The Distinction Between E-Discovery And Computer Forensics

8 October 2010

For many but the most well-versed in the world of computer based evidence, the terms ‘electronic discovery’ and ‘computer forensics‘ may seem synonymous but in fact, they fulfil very different roles, and involve a very different level of expertise.

Electronic discovery, usually shortened to e-discovery, is a term rooted in the American civil legal system and refers to the stage prior to a trial when a request is made by one party that the other hand over any and all archived electronic material that they hold in relation to the case. This will include emails, word processing documents, spreadsheets and other data.

Once handover has occurred, e-discovery involves the process of sifting through huge amounts of ‘raw’ data to remove duplicates (called ‘de-duping’) and useless information, in order to bring it together at a single location so that it can be searched electronically with ease by investigators or the lawyers representing that party.

Sometimes, e-discovery is used to recover data from a damaged computer, but often it is used to investigate whether a company is compliant with the law in the way that it stores and handles data. For example, in 2006, Morgan Stanley was fined 15 million USD because it was found to have email archiving that was not in line with that required by law.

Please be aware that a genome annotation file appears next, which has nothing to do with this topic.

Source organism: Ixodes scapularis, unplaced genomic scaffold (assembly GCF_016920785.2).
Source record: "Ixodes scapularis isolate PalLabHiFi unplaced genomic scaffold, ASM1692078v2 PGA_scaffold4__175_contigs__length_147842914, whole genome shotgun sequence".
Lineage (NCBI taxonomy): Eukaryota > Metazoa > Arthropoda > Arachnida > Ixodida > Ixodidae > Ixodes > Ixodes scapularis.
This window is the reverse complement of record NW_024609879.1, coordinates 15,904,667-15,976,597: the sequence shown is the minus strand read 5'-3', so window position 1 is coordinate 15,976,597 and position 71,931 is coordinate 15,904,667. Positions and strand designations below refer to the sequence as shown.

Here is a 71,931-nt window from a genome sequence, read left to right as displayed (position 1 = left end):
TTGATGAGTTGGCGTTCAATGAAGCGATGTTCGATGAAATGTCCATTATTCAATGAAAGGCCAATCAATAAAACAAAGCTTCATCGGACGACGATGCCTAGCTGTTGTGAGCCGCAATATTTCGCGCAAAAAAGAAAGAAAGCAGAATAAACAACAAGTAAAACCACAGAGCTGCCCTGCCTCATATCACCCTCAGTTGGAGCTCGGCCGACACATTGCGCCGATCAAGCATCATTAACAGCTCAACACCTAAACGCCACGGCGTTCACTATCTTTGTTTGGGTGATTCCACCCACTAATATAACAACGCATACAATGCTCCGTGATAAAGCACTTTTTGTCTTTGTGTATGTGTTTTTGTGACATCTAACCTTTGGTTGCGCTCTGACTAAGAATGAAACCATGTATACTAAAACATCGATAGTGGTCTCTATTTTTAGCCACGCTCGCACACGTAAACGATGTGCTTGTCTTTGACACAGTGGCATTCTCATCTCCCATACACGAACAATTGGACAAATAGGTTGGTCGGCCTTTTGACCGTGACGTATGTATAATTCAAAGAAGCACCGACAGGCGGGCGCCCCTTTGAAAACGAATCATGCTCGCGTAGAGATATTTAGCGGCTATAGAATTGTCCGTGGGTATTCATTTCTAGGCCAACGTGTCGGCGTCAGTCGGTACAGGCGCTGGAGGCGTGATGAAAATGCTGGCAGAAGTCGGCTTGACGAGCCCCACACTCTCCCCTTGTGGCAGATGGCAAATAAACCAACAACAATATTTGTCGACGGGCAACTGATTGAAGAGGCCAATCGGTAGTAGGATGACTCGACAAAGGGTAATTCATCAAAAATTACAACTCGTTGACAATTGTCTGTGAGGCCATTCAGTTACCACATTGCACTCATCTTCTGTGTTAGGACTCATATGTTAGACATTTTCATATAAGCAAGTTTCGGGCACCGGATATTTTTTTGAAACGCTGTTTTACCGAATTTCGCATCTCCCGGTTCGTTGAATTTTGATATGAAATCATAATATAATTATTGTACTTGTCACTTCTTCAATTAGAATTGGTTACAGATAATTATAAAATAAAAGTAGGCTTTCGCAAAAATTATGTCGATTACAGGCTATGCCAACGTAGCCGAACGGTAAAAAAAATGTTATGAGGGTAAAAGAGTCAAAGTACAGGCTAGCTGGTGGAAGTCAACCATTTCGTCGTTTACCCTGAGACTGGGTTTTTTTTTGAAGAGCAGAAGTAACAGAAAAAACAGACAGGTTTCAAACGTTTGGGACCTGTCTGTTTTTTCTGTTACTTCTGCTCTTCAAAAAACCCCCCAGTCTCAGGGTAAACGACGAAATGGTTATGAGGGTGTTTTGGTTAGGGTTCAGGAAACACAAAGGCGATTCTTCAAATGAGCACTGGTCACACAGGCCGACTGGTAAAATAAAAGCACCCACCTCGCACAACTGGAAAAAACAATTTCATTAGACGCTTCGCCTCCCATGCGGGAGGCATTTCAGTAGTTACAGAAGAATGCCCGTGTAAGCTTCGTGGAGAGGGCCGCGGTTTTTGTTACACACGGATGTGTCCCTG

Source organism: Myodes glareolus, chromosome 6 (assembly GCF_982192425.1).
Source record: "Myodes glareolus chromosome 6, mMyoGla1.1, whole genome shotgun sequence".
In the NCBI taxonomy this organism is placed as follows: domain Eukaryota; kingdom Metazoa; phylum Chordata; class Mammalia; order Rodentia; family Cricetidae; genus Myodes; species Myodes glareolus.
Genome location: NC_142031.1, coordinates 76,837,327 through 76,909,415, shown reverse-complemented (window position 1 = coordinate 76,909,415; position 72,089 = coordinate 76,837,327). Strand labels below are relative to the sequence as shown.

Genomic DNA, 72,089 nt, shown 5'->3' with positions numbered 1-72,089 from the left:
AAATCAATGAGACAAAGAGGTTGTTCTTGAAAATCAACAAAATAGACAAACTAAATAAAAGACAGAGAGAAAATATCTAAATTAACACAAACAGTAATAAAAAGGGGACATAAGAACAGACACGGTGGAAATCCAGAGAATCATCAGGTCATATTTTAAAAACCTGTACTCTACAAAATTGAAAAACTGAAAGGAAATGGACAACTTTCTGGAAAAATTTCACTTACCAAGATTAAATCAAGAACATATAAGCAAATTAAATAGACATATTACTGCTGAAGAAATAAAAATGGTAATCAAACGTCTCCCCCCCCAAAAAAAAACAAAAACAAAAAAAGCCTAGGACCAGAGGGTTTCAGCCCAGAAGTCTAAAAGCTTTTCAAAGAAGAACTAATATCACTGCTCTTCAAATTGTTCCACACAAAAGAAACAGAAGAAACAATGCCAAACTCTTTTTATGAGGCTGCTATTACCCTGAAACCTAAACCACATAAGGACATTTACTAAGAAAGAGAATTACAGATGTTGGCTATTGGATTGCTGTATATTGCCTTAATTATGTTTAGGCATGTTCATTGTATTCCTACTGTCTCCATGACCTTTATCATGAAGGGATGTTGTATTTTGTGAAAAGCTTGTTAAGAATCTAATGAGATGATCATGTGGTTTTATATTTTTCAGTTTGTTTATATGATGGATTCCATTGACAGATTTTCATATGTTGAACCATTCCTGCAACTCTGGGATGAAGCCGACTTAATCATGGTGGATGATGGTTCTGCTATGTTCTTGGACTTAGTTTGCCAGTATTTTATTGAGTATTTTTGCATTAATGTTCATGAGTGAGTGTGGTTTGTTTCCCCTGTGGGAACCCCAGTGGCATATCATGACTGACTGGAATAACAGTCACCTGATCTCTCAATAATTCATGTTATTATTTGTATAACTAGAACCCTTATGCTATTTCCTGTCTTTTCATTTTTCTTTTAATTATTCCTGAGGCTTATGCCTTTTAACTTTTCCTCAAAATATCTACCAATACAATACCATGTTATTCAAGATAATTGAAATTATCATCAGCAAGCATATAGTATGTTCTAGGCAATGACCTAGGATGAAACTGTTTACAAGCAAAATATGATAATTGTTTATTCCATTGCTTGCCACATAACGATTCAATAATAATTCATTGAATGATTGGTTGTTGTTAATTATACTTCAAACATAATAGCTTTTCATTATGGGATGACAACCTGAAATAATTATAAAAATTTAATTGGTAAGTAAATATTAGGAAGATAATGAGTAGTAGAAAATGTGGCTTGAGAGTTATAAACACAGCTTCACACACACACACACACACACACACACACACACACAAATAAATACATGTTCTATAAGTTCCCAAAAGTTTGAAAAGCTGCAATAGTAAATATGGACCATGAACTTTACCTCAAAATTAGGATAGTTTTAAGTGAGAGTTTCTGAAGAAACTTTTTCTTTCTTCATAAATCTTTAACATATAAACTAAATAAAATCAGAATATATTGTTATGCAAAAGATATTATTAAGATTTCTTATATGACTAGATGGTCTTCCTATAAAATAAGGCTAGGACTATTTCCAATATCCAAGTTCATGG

In criminal cases, however, or indeed civil cases in which computer use or misuse is at the core of the activity in question, e-discovery may not be considered a satisfactory approach to evidence recovery, since it does not attempt to recover deleted or hidden data.

Computer forensics, also known as digital forensics, on the other hand is a much more specific discipline, which involves the analysis of computers and other electronic devices in order to produce legal evidence of a crime or unauthorised action. As such, computer forensic investigations often deal with the recovery of deliberately deleted or hidden evidence, or evidence of activity that leaves no obvious trace, such as the connection of a USB storage device to a PC.

As such, while e-discovery is essentially a process of organising data, computer forensics is a considerably more complex process which involves highly technical procedures such as ‘data carving’: the act of looking for flags in un-indexed, raw data which suggest the start and end of a block of data so that a single deleted file can be reassembled.

Because computer forensics is concerned with producing court admissible evidence, all investigations must follow a strict path that is fully auditable in line with the guidelines of the Association for Chief Police Officers for the handling of computer based evidence. If these guidelines are not properly adhered to, evidence could be thrown out of court. For this reason, computer forensics experts are often called to the stand to testify as to their findings and defend their methods under cross-examination.

It is clear then, that the differences between e-discovery and computer forensics are considerable, not only in terms of remit, but also in terms of the level of technical knowledge and skill required to successfully carry out an investigation. There is, of course, a place for both disciplines, but it is clear that e-discovery is rarely an appropriate tool for use in criminal rather than civil or legislative matters.

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